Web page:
As pertains to the second of the international organizations, the International Court of Justice, its relevance to international business practices cannot be overestimated. As articulated by Chamovitz (2002), the function of the ICJ is to settle disputes between international parties, including economic and business ones, in case of disagreement (p. 49-50). In other words, in those cases where multinational and transnational corporations enter into disagreement with their host countries, the ICJ functions to settle the dispute according to the operative sources of international law.
Lastly, the World Trade Organization, or WTO, is greatly pertinent to international businessmen and multinational or transnational corporations since it provides the framework for globalization. In other words, not only does it articulate the laws and regulations that guide globalization but it seeks to enforce them. In fact, in explaining the function of this particular organization, Chamovitz (2002) explains that without the WTO, conducting international business would have been significantly more difficult (pp. 30-31). Therefore, insofar as international corporations are concerning, understanding WTO rules is essential as doing so can open new investment areas for them.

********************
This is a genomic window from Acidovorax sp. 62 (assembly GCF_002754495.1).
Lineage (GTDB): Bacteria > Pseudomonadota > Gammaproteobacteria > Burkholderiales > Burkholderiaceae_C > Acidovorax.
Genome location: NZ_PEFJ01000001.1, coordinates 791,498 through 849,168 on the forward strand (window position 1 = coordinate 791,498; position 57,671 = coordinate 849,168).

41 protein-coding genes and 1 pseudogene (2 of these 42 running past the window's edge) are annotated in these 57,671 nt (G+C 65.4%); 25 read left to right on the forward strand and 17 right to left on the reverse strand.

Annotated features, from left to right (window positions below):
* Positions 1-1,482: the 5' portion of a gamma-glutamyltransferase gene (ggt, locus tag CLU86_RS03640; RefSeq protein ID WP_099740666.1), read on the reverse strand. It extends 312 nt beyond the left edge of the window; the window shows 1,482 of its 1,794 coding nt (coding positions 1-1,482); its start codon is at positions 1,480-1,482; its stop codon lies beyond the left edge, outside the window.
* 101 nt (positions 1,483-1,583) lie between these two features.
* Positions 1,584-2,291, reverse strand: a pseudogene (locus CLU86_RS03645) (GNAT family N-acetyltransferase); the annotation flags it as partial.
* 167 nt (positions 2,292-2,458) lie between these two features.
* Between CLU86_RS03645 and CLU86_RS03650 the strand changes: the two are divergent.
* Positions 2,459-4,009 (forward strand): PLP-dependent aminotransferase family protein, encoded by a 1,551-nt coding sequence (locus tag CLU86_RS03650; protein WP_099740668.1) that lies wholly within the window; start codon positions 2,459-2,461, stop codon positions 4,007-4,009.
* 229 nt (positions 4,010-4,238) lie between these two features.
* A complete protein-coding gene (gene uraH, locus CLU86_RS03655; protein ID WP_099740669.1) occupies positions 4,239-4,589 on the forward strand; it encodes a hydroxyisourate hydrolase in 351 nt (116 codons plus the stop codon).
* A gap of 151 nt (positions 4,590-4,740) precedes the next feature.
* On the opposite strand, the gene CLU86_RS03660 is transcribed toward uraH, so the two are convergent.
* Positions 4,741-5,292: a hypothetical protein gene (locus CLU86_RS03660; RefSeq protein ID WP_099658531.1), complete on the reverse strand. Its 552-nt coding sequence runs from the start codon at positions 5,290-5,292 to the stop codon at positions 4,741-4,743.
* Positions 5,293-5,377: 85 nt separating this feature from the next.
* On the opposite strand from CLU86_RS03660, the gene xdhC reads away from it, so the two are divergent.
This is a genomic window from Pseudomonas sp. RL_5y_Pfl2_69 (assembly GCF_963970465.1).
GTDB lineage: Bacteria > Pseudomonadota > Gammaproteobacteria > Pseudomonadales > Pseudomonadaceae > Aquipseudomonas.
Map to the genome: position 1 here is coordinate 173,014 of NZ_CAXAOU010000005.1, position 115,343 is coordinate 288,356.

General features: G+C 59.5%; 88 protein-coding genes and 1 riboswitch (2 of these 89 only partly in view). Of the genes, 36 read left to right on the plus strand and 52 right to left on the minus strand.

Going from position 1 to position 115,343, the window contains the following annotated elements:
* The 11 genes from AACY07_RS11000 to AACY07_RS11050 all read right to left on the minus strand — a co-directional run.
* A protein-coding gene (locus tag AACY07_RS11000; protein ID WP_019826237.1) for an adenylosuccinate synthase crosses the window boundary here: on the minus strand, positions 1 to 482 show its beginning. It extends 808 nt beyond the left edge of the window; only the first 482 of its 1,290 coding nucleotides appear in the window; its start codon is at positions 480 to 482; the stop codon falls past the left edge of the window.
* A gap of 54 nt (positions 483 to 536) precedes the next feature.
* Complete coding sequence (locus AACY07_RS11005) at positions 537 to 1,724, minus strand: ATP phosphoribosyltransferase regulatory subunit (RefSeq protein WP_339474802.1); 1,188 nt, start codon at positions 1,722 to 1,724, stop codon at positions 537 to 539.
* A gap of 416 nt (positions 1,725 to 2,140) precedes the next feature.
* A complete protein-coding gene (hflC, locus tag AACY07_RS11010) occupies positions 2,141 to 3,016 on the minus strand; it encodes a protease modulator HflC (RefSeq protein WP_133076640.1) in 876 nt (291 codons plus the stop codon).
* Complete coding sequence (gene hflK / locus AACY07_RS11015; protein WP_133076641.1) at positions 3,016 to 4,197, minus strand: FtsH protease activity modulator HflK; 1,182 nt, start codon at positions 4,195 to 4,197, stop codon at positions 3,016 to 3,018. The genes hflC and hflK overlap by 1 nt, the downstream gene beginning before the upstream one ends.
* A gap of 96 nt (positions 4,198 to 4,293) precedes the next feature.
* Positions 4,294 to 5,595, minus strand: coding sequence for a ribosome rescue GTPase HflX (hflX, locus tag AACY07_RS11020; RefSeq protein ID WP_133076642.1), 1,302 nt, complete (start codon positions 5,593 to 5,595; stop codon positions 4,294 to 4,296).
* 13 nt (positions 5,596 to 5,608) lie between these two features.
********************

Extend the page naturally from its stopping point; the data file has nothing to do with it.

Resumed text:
In the final analysis, conducting international business transactions is usually a profitable venture. However, prior to actually doing so, it is necessary that the corporations of firms in question seek to attain a better comprehension of the laws and organizations which influence and regulate this particular form of economic activity.
Chamovitz, Steve. (2002). Triangulating the world trade organization. The American Journal of International Law. 96(1), pp. 28-55.
Shaw, Malcolm. (2003). International law. Cambridge: Cambridge UP.
Shinobu, Takashi. (1987). China’s bilateral treaties, 1973-82: A quantitative study.” International Studies Quarterly. 31(4), pp. 439-456.